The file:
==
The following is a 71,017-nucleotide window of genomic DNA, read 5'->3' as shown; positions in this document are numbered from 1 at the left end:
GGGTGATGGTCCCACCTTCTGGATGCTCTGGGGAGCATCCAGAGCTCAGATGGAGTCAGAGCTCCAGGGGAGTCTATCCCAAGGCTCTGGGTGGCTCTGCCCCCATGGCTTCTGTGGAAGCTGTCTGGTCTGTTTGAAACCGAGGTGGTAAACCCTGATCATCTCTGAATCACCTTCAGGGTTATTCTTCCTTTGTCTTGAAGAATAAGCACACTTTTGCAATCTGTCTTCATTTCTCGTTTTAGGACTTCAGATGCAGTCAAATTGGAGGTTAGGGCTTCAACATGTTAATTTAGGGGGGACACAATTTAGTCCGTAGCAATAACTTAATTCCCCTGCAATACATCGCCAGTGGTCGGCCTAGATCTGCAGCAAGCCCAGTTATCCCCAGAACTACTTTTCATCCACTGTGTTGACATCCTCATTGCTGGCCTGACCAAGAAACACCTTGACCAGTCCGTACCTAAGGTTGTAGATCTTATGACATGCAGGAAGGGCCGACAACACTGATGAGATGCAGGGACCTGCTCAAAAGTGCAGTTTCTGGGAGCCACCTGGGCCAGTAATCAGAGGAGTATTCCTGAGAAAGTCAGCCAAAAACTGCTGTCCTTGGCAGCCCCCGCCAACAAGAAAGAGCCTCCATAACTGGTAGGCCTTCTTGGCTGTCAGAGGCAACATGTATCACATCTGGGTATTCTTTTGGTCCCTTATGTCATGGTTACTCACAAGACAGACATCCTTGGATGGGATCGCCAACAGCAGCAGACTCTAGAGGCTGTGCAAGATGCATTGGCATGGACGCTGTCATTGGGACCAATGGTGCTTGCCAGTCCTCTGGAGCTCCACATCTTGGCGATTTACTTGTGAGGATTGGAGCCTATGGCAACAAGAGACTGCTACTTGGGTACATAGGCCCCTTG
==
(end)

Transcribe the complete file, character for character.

The following is a 71,017-nucleotide window of genomic DNA, read 5'->3' as shown; positions in this document are numbered from 1 at the left end:
GGGTGATGGTCCCACCTTCTGGATGCTCTGGGGAGCATCCAGAGCTCAGATGGAGTCAGAGCTCCAGGGGAGTCTATCCCAAGGCTCTGGGTGGCTCTGCCCCCATGGCTTCTGTGGAAGCTGTCTGGTCTGTTTGAAACCGAGGTGGTAAACCCTGATCATCTCTGAATCACCTTCAGGGTTATTCTTCCTTTGTCTTGAAGAATAAGCACACTTTTGCAATCTGTCTTCATTTCTCGTTTTAGGACTTCAGATGCAGTCAAATTGGAGGTTAGGGCTTCAACATGTTAATTTAGGGGGGACACAATTTAGTCCGTAGCAATAACTTAATTCCCCTGCAATACATCGCCAGTGGTCGGCCTAGATCTGCAGCAAGCCCAGTTATCCCCAGAACTACTTTTCATCCACTGTGTTGACATCCTCATTGCTGGCCTGACCAAGAAACACCTTGACCAGTCCGTACCTAAGGTTGTAGATCTTATGACATGCAGGAAGGGCCGACAACACTGATGAGATGCAGGGACCTGCTCAAAAGTGCAGTTTCTGGGAGCCACCTGGGCCAGTAATCAGAGGAGTATTCCTGAGAAAGTCAGCCAAAAACTGCTGTCCTTGGCAGCCCCCGCCAACAAGAAAGAGCCTCCATAACTGGTAGGCCTTCTTGGCTGTCAGAGGCAACATGTATCACATCTGGGTATTCTTTTGGTCCCTTATGTCATGGTTACTCACAAGACAGACATCCTTGGATGGGATCGCCAACAGCAGCAGACTCTAGAGGCTGTGCAAGATGCATTGGCATGGACGCTGTCATTGGGACCAATGGTGCTTGCCAGTCCTCTGGAGCTCCACATCTTGGCGATTTACTTGTGAGGATTGGAGCCTATGGCAACAAGAGACTGCTACTTGGGTACATAGGCCCCTTG